E.g.  NLH - A bets, B raises all-in, C calls B's all-in.  A then pushes the rest of his chips forward...but it looks like less than B's all-in (in reality A actually has more) ...  Everybody flips over their cards including C, because the dealer tells the table that B had A covered.  After A wins though, the dealer re-counts and finds that C actually owes "X" more. 

1.  Do you deem C to have called the all-in (i.e. everyone accepted that it was all-in situation) and direct him to pay A the difference?  Or does A only get the amount that C explicitly called?

2.  What happens if C says, "I didn't accept the all-in, I just exposed my cards to see what everyone would do.  The Rules say give me the option to call and redeal the board, penalize me for exposing my cards with action pending at the end of the hand if you want"... what would be your response?

To those who like the WSOP ruling (and I do, although I think we currently have to rely on Rule 1 to get there), maybe we do need an explicit rule that says something to the effect of: whenever the hands of all players are turned-up in what appears to be all-in situation, all players will be deemed to be all-in, even if all betting action had not yet, in fact, been completed.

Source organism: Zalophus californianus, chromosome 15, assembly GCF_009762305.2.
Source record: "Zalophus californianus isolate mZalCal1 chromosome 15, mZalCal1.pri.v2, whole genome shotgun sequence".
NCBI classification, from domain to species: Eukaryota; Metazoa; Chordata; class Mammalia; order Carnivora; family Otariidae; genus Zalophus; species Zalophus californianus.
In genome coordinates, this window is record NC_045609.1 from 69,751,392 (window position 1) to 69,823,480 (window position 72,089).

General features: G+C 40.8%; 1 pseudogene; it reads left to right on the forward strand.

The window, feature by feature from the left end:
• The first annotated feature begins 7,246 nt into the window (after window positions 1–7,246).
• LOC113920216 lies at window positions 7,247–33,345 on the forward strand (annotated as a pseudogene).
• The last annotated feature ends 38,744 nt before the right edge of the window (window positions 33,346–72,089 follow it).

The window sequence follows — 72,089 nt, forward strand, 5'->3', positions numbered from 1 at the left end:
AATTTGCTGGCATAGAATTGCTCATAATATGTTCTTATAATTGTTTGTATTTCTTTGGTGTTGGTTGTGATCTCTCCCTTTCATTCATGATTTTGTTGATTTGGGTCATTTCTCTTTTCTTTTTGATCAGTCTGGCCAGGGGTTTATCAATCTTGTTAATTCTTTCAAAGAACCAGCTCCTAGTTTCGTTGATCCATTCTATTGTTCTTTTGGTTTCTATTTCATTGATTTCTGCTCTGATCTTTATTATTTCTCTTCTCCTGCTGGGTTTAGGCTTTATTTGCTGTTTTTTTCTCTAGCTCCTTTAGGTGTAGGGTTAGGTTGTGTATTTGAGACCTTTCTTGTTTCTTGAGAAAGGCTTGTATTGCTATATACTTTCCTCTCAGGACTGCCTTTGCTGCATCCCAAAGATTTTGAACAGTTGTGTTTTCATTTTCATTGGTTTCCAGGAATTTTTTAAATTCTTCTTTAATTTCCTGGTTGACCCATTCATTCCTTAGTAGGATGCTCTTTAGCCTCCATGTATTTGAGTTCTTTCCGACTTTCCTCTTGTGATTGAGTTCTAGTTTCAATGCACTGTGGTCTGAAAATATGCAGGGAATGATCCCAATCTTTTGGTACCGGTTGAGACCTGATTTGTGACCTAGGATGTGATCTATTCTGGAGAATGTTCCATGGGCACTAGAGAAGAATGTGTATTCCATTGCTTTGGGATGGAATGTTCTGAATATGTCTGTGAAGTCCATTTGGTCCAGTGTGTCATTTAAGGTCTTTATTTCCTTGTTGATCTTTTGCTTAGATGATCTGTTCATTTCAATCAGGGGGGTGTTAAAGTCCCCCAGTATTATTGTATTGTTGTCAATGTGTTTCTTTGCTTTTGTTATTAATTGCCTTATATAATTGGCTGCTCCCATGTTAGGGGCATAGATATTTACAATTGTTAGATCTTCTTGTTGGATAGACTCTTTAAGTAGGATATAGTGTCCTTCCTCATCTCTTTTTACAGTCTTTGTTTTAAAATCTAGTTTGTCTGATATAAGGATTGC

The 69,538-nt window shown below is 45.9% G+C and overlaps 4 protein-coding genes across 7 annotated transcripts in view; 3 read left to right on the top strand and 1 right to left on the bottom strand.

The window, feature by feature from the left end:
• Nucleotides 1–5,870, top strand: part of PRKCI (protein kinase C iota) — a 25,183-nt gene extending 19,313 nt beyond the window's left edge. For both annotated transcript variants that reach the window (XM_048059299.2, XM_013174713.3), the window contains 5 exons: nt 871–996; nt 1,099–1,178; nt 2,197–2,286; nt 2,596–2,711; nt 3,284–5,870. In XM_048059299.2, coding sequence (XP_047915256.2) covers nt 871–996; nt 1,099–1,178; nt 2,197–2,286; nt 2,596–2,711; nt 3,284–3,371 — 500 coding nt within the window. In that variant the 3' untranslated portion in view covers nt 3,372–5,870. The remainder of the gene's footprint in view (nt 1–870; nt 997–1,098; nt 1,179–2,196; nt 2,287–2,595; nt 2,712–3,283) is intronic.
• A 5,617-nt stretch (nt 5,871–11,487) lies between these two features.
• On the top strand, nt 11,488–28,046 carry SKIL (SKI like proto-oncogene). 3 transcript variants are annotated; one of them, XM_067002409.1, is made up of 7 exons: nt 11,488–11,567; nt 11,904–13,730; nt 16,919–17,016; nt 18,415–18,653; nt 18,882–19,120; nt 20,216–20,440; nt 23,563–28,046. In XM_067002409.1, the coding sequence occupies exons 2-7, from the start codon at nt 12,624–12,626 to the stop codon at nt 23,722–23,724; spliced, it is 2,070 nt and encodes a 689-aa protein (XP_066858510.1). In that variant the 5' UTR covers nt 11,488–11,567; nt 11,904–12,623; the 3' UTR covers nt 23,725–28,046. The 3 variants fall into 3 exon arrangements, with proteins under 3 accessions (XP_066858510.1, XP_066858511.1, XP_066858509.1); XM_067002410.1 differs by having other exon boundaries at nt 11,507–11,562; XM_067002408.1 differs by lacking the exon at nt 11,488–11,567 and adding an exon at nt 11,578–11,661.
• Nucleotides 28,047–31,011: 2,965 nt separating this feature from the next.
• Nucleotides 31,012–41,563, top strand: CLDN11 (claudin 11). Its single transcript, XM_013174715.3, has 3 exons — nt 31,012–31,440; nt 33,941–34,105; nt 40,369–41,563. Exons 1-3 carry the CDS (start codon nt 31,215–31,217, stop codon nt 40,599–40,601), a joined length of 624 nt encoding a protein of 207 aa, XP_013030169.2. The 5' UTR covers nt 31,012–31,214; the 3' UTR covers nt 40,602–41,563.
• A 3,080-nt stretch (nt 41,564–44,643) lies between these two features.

Title: Re: WSOP Ruling & a slight twist on "Accepted Action"
Post by: Nick C on August 24, 2012, 07:38:43 PM
K-Lo,

 I'm having a tough time following these scenarios but, I think the fact that there was no mention of specific amounts, all players are responsible for the largest amount wagered by any player. This is a perfect example (and the only one I've heard), that would support Accepted Action.
Title: Re: WSOP Ruling & a slight twist on "Accepted Action"
Post by: K-Lo on August 25, 2012, 06:55:26 AM
K-Lo,

 I'm having a tough time following these scenarios but, I think the fact that there was no mention of specific amounts, all players are responsible for the largest amount wagered by any player. This is a perfect example (and the only one I've heard), that would support Accepted Action.

Sorry, I will reword using an explicit example.